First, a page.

Two men were charged Tuesday in the shooting death of a 19-year-old man last weekend at a packed St. Paul festival.
The Ramsey County Attorney's Office charged 27-year-old Nougai Xiong of St. Paul with two counts of second-degree murder for the fatal shooting of Jacky Ger Vue.
Also, Yang Houa Xiong, a 28-year-old from LaCrosse, Wis. was charged with aiding Nougai Xiong.
According to the criminal complaint, Nougai Xiong opened fired Sunday afternoon at the crowded Hmong International Freedom Festival at park's McMurray Fields, near the Como Park pool. He allegedly shot Vue in the chest and leg. Vue was transported to Regions Hospital, where he was pronounced dead.
Witness accounts led police to the two men, and they were arrested at the park.
Both Xiongs are identified as cousins in the criminal complaint. Yang Xiong told police that Vue and another man attacked him and his cousin with umbrellas and threatened to kill them. His cousin told investigators that Nougai Xiong then took out his gun and shot Vue. After they ran away, prosecutors say Nougai Xiong took off his blue shirt and black jacket, handing them to his cousin to avoid being identified.
Nougai Xiong denied he shot Vue, telling police he'd only been attacked from behind with an umbrella. He said he didn't have a gun and didn't hear any gunshots. Yang Xiong told police that Nougai Xiong hid the weapon behind a pine tree. He escorted police to the location in the park and the weapon was recovered, according to the criminal complaint.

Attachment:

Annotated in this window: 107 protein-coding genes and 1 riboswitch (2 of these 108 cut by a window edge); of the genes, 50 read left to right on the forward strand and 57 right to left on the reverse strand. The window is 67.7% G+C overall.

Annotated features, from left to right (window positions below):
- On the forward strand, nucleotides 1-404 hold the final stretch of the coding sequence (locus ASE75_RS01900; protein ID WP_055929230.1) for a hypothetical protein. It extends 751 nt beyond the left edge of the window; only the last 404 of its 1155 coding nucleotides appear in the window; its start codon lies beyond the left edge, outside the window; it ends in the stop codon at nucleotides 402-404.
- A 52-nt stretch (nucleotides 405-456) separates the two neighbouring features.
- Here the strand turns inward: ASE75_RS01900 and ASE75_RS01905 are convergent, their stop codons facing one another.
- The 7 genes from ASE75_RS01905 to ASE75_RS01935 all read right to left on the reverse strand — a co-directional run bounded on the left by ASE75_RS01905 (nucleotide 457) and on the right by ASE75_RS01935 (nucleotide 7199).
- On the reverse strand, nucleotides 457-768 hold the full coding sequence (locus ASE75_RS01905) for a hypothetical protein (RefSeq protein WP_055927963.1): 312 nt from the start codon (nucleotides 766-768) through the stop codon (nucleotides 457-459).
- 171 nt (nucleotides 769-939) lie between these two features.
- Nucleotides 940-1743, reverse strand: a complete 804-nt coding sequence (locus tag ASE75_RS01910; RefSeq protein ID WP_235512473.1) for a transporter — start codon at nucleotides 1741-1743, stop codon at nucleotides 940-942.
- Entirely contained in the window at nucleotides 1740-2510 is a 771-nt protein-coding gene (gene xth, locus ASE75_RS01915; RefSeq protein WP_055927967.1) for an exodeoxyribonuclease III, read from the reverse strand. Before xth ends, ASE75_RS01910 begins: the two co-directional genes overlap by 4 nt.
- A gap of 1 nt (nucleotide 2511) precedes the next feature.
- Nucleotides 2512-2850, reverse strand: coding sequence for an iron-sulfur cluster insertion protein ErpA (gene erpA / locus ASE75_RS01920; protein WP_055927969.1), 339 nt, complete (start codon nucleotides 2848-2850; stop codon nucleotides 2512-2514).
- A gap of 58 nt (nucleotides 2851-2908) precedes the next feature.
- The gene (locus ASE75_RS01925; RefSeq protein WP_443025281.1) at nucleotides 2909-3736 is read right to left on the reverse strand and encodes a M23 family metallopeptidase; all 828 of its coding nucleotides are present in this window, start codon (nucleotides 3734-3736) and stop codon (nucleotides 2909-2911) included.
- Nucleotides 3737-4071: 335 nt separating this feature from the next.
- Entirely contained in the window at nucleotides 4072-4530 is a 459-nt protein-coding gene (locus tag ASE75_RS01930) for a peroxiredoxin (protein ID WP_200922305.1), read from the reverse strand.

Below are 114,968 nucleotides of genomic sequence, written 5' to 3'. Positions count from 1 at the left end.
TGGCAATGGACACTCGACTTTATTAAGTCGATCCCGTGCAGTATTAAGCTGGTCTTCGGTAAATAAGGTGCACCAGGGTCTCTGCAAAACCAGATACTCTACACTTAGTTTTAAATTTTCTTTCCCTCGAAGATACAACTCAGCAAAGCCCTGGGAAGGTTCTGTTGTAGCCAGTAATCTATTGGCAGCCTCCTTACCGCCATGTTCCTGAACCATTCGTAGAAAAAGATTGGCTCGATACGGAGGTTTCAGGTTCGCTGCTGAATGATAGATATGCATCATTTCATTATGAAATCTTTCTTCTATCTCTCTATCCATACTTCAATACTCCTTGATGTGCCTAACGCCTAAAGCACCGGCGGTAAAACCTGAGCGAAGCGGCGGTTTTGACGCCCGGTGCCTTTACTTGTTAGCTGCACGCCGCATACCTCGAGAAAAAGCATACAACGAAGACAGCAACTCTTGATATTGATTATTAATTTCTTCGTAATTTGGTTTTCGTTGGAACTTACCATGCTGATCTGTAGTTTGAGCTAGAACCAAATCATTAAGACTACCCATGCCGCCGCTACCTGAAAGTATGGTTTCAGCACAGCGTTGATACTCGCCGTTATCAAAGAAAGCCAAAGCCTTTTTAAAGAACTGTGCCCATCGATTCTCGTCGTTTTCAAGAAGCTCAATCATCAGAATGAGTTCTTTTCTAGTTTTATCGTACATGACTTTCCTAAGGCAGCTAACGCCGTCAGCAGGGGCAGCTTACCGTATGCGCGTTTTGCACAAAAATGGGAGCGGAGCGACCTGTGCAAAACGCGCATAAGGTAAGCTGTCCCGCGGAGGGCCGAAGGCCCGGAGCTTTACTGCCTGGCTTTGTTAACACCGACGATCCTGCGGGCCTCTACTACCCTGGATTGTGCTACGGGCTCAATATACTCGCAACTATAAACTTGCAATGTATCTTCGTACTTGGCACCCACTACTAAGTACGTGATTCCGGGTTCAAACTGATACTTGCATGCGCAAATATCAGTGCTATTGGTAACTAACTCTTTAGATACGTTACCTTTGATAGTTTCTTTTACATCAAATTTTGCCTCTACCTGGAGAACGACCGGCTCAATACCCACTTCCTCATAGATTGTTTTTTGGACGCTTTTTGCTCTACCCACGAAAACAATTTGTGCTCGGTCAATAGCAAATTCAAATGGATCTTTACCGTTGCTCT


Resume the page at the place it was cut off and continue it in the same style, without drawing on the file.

The annual festival attracts 39,000 people. St. Paul police spokesperson Steve Linders described the incident Sunday night as "really unfortunate that one person or a small group of people could ruin such a great event."
"Officers dealt with a very chaotic scene. They secured the area, and obviously because there were so many people there, there were a lot of witnesses," Linders said.
Linders added he was unaware of a similar incident at the longstanding festival.
Both Xiongs will appear in Ramsey County Court Tuesday.
Your support matters.
You make MPR News possible. Individual donations are behind the clarity in coverage from our reporters across the state, stories that connect us, and conversations that provide perspectives. Help ensure MPR remains a resource that brings Minnesotans together.